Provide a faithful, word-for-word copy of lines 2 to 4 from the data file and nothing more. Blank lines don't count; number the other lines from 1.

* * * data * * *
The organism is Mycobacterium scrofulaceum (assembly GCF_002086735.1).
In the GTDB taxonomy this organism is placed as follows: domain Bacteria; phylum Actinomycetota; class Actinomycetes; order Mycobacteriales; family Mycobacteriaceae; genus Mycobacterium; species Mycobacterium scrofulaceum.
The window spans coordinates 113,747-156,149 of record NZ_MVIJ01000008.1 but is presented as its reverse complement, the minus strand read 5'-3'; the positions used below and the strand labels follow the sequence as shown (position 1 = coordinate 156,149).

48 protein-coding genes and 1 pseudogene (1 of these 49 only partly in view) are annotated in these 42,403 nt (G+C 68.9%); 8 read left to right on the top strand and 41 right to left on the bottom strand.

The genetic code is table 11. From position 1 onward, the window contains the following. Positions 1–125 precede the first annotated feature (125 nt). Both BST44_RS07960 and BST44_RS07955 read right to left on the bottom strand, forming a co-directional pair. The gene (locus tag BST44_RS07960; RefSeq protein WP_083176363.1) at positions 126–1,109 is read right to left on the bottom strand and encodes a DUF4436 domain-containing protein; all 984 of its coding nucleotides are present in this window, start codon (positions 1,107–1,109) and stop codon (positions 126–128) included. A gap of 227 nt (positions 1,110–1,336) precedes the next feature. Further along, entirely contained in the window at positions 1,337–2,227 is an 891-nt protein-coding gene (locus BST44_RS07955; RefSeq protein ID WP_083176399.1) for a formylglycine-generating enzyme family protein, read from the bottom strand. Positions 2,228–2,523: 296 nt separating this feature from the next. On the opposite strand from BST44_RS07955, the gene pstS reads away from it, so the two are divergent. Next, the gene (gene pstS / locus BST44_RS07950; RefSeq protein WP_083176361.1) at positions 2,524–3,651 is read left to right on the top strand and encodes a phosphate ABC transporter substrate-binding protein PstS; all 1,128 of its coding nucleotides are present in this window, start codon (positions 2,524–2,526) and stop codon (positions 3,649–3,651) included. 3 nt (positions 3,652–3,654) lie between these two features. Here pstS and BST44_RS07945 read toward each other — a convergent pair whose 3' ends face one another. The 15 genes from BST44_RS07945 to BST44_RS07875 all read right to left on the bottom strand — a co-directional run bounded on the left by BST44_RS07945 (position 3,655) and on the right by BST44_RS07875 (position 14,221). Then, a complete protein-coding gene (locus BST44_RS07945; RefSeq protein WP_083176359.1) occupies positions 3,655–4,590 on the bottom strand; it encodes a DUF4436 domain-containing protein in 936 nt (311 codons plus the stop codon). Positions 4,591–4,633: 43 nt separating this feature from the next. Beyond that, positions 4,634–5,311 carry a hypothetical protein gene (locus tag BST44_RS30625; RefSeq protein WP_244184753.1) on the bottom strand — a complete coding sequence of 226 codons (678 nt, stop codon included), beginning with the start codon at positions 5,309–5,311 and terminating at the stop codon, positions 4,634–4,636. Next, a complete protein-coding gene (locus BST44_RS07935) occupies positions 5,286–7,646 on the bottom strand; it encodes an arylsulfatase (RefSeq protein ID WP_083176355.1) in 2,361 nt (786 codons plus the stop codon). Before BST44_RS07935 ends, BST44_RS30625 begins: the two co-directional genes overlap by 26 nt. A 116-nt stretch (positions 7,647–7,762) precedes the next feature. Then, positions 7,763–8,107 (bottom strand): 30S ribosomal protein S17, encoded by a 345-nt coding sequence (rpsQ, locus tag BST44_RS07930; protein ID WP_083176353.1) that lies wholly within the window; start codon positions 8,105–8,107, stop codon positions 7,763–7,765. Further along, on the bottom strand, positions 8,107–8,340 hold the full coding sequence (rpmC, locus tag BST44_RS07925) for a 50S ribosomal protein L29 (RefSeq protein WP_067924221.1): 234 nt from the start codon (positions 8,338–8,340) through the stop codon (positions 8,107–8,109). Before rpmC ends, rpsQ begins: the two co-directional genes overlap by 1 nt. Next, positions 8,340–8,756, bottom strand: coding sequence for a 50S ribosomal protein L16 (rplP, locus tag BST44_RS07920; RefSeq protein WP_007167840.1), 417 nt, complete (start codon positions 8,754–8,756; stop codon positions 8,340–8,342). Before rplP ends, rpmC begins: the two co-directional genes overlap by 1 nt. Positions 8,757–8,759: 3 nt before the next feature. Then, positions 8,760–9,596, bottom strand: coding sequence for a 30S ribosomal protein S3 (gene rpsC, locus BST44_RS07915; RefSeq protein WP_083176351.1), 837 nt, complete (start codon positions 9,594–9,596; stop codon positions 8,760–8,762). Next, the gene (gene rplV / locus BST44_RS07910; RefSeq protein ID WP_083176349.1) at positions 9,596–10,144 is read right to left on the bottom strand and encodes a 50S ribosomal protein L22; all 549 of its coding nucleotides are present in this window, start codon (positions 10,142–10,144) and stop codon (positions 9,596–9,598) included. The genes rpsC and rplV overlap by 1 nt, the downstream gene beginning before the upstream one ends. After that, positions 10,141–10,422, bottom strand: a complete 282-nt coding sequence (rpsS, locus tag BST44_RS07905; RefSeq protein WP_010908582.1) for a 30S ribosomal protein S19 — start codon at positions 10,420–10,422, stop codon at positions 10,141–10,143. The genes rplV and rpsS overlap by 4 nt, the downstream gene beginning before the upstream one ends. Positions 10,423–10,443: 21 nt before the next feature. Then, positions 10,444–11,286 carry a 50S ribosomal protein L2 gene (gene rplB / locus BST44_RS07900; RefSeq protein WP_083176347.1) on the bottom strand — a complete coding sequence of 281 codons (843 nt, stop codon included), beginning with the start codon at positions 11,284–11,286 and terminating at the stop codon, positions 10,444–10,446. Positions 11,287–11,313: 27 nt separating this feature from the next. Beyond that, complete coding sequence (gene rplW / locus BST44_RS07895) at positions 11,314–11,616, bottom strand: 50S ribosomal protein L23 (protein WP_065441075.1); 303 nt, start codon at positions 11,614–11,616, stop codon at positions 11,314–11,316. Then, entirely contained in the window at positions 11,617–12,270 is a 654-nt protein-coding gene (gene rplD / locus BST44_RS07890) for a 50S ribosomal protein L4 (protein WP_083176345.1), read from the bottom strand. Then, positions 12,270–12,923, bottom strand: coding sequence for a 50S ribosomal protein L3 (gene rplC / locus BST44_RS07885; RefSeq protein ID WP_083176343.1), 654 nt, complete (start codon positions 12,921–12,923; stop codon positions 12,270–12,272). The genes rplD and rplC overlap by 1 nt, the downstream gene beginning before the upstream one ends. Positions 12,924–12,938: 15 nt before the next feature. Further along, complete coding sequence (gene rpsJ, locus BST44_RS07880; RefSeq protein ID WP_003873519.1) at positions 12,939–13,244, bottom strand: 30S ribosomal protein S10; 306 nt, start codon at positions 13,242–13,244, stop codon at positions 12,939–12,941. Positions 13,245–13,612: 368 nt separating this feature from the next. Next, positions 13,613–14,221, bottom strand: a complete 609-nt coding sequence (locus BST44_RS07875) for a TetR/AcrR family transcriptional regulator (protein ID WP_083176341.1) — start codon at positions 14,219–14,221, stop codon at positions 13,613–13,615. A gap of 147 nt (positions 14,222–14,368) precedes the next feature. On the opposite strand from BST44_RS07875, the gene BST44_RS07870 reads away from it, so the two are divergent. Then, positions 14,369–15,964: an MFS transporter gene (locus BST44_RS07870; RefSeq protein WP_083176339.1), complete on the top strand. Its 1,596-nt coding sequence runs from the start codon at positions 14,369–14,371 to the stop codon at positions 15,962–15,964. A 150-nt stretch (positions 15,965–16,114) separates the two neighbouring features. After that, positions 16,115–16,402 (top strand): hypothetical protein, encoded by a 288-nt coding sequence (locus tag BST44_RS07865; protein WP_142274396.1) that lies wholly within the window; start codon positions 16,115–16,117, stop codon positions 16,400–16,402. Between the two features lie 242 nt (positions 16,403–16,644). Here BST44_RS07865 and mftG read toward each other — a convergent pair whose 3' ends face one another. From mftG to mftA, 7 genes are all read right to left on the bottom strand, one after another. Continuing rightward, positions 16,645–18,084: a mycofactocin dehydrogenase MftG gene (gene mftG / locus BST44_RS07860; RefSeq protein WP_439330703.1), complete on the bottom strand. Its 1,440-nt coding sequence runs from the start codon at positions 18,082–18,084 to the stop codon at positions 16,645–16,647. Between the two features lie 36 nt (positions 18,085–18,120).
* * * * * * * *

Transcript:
In the GTDB taxonomy this organism is placed as follows: domain Bacteria; phylum Actinomycetota; class Actinomycetes; order Mycobacteriales; family Mycobacteriaceae; genus Mycobacterium; species Mycobacterium scrofulaceum.
The window spans coordinates 113,747-156,149 of record NZ_MVIJ01000008.1 but is presented as its reverse complement, the minus strand read 5'-3'; the positions used below and the strand labels follow the sequence as shown (position 1 = coordinate 156,149).

48 protein-coding genes and 1 pseudogene (1 of these 49 only partly in view) are annotated in these 42,403 nt (G+C 68.9%); 8 read left to right on the top strand and 41 right to left on the bottom strand.